1. Excellent and challenging post- thanks Natasha. Really liked the observation of felt need v real need. How true. Feeling currently quite overwhelmed with the imminent birth of our 3rd, but love the way you remind me of the importance of not seeing ‘busyness’ as an excuse not to pursue the intentional discipleship of our children. It’s so easy to think a slower day will come- but it never does, so need to commit time and energy to properly equipping our children now before they are all grown up! Thank you. Looking forward to reading the book!

  2. I had the absolute blessing of a huge faith crisis about 7 years ago which meant I HAD to read the books and the blogs etc from a Christian worldview AND and a naturalistic worldview. That’s what got me looking for guidance! I like encouragement as much as the next Mum, but for me the encouragement is only encouraging if I have reasonable certainty that Christianity is true.

    I don’t want to say we need to make mums have a crisis of faith…. but it sure helped me! As horribly painful as it was.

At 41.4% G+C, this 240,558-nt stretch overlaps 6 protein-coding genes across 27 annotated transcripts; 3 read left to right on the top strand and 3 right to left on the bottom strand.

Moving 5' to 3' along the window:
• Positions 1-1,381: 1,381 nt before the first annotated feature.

I’m always going on about Apologetics to anyone who will listen. There is resistance to it in Australia in some quarters, but some people are interested. I’m so happy with your books because it gives parents an entry point on all the, as you say, very predictable objections. Your books give me something to give to others. When I had my faith crisis, all I had was google. Thanks for your ministry! It’s so helpful to mine.

  3. Good article! On a side note Why is Kohls promoting Freeform teen filth (fomerly abc family) channel ? Dropping flyers in shopping bags :/ ? The commercials in between ….secular

  4. Thank you Natasha for the post. God bless you with your motherhood and household duties to be lighter (or seem lighter 🙂 ).
    I have been reading and studying apologetics since I came to the Lord. I am a dad of 4 children, and I hope there will be more dads reading and working with such materials in apologetics.
    I take the current crisis in our country is the result of us dads not taking our calling seriously. Notice that Eph 6 says “Fathers, provoke not your children to wrath, but bring them up in the nurture and admonition of the Lord”.
    I think we provoke our kids to wrath/anger by our lukewarm life and cause them a stumbling block in the way. Why should our kids believe that God exists and Jesus rose from the dead if we as fathers (parents) don’t live the talk?